We Won’t Pay was explicitly created as an organisation of the electoral Anti Austerity Alliance (WWP carries the AAA logo on all its banners). It should be clear to anyone with eyes to see that a significant, if not the dominant, element in the SP’s plans for the non-payment movement next year is to harness as much of it as possible as “members” of We Won’t Pay thereby encouraging their participation in the Anti Austerity Alliance electoral machine for the coming general election.
It seems Paul’s fine words at the recent Socialism 2014 event (see my report) about the development of forms of working class self-organisation being the most important aspect of the anti-water charges campaign were only Sunday speechifying for the members of his sister party in England to help them continue in their self-delusion that they really are members of a revolutionary Marxist organisation. However when putting forward a concrete perspective for the movement in Ireland he falls back to the traditional SP parliamentarianism that will only undermine the further development of the exciting green shoots of working class self-organisation that we have seen in the anti-water charges movement.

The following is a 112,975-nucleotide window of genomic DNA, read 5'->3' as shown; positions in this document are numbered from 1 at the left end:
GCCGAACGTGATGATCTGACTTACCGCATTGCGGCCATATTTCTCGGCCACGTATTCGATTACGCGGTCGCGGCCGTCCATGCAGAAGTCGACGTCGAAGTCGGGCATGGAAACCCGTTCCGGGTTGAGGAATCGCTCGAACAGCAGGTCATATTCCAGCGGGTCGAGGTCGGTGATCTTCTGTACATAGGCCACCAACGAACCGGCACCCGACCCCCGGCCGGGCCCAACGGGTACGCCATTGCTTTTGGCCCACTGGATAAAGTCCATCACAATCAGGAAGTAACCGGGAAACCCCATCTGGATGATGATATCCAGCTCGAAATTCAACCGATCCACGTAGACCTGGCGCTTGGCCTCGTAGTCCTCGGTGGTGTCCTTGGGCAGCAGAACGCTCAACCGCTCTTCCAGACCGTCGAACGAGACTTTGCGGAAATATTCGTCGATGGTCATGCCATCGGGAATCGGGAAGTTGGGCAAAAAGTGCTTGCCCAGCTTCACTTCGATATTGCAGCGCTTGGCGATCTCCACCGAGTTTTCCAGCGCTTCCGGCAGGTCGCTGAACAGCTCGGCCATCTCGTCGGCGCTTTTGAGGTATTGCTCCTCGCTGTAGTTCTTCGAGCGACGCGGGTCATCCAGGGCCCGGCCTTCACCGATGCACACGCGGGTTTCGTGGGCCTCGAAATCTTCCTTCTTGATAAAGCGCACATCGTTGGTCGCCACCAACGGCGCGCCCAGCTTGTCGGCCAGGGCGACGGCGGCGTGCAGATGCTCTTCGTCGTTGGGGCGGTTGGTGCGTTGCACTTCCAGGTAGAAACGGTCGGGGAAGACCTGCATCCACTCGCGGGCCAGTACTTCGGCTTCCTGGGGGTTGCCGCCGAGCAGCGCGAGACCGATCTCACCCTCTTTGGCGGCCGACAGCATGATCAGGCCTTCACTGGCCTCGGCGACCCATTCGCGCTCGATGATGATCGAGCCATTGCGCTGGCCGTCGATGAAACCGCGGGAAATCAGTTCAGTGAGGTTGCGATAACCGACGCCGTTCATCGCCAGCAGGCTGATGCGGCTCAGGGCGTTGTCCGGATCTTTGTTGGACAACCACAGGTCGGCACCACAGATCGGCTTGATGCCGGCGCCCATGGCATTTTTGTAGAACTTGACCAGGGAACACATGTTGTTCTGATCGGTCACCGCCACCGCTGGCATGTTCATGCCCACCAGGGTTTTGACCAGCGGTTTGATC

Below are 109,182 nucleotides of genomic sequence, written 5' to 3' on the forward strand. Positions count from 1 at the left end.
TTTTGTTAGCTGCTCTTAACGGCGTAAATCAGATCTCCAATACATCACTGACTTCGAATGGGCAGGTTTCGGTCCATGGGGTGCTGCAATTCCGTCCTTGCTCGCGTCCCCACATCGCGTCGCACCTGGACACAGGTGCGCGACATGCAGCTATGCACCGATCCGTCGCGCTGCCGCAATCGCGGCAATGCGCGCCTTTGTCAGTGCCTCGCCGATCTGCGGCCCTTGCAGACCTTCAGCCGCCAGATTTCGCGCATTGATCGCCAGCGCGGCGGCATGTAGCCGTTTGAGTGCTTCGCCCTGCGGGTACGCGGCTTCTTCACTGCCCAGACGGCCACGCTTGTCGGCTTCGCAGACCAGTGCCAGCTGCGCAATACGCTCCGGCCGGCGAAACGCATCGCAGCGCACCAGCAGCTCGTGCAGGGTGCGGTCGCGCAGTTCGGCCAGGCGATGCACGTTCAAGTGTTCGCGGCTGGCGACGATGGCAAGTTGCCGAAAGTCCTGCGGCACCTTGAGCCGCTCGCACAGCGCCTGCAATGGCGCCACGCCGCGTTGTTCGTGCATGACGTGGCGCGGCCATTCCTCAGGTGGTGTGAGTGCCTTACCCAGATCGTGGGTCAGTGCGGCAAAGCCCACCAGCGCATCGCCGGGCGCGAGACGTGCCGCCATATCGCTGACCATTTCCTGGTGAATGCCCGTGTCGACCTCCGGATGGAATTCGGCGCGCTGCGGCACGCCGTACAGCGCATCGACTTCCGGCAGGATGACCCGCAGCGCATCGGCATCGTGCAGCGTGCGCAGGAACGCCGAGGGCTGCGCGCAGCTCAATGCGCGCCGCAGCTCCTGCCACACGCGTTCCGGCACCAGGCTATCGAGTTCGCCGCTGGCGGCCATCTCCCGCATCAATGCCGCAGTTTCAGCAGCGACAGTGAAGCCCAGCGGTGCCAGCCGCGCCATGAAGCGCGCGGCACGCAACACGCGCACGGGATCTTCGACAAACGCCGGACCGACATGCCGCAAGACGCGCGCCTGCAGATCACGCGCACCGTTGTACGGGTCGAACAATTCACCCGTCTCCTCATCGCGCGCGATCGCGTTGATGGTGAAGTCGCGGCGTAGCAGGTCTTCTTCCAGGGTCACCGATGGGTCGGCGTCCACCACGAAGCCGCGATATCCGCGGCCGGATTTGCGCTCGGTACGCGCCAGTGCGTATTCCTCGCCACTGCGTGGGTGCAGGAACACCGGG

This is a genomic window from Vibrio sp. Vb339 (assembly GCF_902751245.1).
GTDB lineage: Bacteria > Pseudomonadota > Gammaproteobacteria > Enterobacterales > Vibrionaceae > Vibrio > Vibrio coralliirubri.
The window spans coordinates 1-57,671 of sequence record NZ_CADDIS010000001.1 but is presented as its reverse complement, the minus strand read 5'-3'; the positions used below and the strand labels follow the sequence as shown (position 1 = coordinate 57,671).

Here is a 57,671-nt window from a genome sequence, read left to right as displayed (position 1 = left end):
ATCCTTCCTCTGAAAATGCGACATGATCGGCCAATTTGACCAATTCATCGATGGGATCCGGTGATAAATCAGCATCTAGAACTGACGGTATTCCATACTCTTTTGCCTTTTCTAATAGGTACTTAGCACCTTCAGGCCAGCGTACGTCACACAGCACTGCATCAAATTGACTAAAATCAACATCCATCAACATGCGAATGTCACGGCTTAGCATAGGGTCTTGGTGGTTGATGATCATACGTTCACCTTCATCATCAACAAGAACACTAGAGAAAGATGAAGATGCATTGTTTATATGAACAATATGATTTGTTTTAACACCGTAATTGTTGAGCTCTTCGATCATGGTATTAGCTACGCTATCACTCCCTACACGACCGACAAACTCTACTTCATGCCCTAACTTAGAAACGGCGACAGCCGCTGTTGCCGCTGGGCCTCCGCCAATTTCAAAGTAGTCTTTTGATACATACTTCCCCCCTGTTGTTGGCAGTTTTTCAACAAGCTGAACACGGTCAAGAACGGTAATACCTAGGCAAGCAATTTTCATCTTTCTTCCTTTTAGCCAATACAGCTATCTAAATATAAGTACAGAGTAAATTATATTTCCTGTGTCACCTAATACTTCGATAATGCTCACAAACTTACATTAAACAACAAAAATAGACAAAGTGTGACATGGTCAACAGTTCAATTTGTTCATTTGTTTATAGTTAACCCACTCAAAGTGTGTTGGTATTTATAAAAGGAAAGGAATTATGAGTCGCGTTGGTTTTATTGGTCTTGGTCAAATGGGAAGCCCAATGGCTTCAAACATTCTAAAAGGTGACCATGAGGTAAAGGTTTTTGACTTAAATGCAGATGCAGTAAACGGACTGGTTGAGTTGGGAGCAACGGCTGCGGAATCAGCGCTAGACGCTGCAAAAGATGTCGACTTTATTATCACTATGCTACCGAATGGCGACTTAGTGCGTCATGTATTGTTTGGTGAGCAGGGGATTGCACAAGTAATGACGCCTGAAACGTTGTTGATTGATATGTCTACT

Joe Higgins TD said: “Those responsible for all this expect, apparently, to be welcomed into the working class communities they have so grievously betrayed especially in the case of the Labour Party. No more. People are now intent on calling them to account for their lies in the 2011 General Election campaign when Labour promised to protect people from fine Gael’s water charges and promptly stabbed them in the back by implementing same.